January 8, 2010 / 7:38 PM / 10 years ago

Harsh winter hits Yemenis fleeing conflict: ICRC

GENEVA (Reuters) - Yemeni civilians fleeing a civil conflict in the north face harsh winter conditions that are increasing their misery, the International Committee of the Red Cross (ICRC) said on Friday.

Yemen, the Arab world’s poorest nation on the tip of the Arabian Peninsula, came to the foreground of U.S.-led efforts to battle militancy after a Yemen-based wing of al Qaeda said it was behind a December 25 plot to bomb a U.S. plane.

As well as its fight against a resurgent al Qaeda, the Yemeni government is battling Shi’ite rebels in the north, a conflict that drew in Saudi Arabia after a cross-border rebel raid in November.

“Harsh winter conditions in the north are making the already dire situation of people fleeing the conflict even worse,” spokeswoman Dorothea Krimitsas told a news briefing.

In Berlin, Germany’s Foreign Ministry said efforts continued to gain the release of five Germans kidnapped in Yemen.

“A family of five Germans — two parents and their children — were taken hostage in June. They lived in Yemen where the parents worked. The Foreign Ministry’s emergency task force continues to work intensively toward a solution,” a Foreign Ministry spokesman said, declining to be named or give details.

On Thursday, a Yemeni official said in Sanaa the Germans and one Briton kidnapped along with them were believed to be alive and authorities were trying to gain their release.

The official accused the Shi’ite rebels of cooperation with al Qaeda in the abductions. The rebels deny working with al Qaeda, a Sunni Muslim group.

A German newspaper said in December that German authorities had obtained a video showing the family’s three children alive.

Three women from the group of hostages — two German nurses and a South Korean teacher — were found shot to death shortly after the kidnapping in northern Yemen.


In Geneva, the ICRC said it had been unable to verify allegations that civilians have been killed in the fighting between the government and the rebels as it lacks access to large parts of the conflict areas.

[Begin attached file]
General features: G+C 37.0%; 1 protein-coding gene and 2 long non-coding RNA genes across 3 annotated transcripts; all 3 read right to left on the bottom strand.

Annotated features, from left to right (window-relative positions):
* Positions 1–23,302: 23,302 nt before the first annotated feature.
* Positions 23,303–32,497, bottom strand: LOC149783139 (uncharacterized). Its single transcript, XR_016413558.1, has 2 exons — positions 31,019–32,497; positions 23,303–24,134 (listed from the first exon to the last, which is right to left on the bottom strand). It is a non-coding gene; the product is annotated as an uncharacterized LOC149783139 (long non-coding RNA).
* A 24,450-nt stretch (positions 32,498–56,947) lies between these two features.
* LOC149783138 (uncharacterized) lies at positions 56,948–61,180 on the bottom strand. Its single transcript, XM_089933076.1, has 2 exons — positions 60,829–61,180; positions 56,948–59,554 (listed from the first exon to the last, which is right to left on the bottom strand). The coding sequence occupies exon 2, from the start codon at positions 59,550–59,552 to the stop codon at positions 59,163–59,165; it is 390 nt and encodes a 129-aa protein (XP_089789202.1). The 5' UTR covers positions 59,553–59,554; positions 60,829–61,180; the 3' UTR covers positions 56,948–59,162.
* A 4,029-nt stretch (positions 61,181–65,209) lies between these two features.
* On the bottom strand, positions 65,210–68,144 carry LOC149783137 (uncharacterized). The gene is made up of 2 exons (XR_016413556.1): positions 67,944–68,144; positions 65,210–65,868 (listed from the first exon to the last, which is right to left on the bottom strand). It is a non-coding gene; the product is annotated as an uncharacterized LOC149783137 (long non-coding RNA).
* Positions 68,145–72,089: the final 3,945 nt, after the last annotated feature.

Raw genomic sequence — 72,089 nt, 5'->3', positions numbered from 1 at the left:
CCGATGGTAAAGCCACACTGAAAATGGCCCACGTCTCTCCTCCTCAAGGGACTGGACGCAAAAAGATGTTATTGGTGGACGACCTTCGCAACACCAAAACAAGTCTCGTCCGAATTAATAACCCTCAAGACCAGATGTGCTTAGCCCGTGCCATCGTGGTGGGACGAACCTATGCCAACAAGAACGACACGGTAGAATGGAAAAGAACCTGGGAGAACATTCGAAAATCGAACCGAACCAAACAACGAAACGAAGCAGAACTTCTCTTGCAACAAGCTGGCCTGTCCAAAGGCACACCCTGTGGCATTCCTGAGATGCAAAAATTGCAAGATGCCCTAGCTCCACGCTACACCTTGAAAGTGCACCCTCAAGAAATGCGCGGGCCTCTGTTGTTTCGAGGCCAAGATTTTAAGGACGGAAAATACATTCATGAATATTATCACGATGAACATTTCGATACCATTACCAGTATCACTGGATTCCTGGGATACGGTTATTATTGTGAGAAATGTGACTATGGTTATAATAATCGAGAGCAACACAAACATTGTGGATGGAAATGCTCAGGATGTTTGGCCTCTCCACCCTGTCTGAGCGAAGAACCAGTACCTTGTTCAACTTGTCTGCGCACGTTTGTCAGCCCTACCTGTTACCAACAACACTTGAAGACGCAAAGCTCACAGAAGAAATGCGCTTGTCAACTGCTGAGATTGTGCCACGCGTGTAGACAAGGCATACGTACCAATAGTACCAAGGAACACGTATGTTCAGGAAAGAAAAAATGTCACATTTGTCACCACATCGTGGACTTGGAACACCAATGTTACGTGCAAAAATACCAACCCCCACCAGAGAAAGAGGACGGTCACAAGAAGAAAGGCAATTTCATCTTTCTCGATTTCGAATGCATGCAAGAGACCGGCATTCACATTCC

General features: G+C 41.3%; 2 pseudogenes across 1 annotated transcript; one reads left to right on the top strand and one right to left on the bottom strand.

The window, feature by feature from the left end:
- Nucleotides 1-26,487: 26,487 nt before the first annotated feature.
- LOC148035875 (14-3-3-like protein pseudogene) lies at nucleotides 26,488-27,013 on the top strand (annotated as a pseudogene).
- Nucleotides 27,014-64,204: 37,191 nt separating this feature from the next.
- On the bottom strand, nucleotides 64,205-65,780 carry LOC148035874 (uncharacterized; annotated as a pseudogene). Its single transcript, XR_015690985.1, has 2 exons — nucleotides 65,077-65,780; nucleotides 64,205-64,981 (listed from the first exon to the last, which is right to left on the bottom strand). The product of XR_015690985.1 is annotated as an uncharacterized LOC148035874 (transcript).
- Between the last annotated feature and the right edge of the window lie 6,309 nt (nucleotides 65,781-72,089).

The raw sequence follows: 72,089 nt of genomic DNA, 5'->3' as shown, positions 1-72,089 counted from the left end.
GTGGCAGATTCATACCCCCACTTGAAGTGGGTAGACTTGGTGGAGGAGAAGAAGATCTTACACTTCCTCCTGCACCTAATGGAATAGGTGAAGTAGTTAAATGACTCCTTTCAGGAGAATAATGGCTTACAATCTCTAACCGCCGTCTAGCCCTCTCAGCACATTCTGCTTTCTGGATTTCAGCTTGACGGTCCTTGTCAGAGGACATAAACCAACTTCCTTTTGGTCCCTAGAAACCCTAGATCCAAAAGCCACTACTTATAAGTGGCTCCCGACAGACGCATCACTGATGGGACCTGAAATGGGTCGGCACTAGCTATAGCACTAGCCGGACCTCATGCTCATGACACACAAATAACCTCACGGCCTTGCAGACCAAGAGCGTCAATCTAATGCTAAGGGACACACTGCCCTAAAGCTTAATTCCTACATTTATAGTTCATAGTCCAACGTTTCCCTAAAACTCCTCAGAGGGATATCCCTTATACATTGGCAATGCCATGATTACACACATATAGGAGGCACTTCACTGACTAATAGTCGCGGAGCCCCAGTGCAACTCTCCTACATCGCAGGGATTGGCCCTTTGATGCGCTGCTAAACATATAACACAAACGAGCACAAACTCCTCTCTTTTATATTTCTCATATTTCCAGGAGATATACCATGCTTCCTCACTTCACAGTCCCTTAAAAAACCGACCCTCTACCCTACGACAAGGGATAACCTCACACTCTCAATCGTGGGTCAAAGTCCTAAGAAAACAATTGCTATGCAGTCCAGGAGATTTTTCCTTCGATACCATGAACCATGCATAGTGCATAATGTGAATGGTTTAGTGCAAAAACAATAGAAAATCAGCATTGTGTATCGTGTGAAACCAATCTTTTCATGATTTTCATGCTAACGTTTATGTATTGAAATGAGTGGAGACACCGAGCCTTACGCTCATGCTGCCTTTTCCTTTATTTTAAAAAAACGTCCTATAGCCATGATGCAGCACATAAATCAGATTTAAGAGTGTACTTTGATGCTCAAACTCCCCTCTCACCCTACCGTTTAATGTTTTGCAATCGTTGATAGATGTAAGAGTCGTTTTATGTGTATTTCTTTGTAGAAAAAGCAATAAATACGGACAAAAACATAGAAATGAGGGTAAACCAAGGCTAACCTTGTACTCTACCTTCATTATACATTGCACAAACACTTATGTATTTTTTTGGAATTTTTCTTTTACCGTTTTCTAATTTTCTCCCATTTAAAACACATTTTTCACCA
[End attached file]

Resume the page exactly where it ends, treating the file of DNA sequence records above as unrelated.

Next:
A “regular influx” of displaced people is pouring into Saada City, near the Saudi border, many having fled with only the clothes on their back, Krimitsas said. Several thousand arrived there in the first days of the year, she added.

More Yemeni children are coming down with respiratory tract infections due to the cold night time temperatures, she added.

The ICRC does not have any casualty figures from the conflict but says tens of thousands of people have been uprooted since fighting erupted last August.

It has distributed aid to 73,000 displaced people and is helping to manage five camps, including Mandaba camp close to the Saudi border which holds 7,000.

The Geneva-based agency repeated its appeal to both sides to be able to visit people detained during the conflict.

Reporting by Stephanie Nebehay, additional reporting by Brian Rohan in Berlin

0 : 0
  • narrow-browser-and-phone
  • medium-browser-and-portrait-tablet
  • landscape-tablet
  • medium-wide-browser
  • wide-browser-and-larger
  • medium-browser-and-landscape-tablet
  • medium-wide-browser-and-larger
  • above-phone
  • portrait-tablet-and-above
  • above-portrait-tablet
  • landscape-tablet-and-above
  • landscape-tablet-and-medium-wide-browser
  • portrait-tablet-and-below
  • landscape-tablet-and-below